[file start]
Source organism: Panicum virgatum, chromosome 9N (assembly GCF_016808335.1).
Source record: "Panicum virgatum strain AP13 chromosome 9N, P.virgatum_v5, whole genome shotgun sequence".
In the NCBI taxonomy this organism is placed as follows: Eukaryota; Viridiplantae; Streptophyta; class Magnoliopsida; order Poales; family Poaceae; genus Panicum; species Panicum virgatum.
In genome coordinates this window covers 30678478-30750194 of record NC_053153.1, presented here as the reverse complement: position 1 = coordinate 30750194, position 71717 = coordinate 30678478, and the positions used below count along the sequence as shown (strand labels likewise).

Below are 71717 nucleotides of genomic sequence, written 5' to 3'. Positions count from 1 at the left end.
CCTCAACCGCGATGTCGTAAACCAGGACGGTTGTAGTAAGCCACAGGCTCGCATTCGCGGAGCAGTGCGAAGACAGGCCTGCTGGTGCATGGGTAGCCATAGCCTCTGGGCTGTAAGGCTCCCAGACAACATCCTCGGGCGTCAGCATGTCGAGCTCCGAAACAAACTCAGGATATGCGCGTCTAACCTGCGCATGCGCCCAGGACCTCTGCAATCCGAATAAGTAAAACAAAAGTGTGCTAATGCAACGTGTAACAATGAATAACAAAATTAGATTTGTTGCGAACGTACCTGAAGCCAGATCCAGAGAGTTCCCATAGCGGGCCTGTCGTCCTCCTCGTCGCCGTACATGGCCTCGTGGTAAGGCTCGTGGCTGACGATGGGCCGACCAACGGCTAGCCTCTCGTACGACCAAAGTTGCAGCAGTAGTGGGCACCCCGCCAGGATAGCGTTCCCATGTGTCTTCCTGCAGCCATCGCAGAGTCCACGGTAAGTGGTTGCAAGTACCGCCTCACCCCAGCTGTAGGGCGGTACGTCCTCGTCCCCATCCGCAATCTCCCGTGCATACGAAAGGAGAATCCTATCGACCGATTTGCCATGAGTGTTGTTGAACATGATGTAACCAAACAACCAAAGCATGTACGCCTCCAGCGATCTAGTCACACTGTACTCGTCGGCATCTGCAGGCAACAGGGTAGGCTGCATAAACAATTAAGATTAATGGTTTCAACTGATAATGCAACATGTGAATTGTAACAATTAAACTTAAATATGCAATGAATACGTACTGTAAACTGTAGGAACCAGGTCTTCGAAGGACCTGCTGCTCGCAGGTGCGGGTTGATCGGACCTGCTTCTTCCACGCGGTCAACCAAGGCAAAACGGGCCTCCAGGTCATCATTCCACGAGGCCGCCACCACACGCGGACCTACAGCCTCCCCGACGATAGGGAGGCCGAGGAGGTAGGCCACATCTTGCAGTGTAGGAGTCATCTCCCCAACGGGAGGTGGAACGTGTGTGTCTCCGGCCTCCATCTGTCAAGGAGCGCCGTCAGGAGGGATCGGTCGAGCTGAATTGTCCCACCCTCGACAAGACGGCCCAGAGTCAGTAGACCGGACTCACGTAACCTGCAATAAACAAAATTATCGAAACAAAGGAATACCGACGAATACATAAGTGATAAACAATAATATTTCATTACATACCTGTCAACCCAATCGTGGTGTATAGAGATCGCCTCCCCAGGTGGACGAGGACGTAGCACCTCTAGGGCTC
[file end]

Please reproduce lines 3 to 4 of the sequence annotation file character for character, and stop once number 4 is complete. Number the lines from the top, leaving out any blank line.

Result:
In the NCBI taxonomy this organism is placed as follows: Eukaryota; Viridiplantae; Streptophyta; class Magnoliopsida; order Poales; family Poaceae; genus Panicum; species Panicum virgatum.
In genome coordinates this window covers 30678478-30750194 of record NC_053153.1, presented here as the reverse complement: position 1 = coordinate 30750194, position 71717 = coordinate 30678478, and the positions used below count along the sequence as shown (strand labels likewise).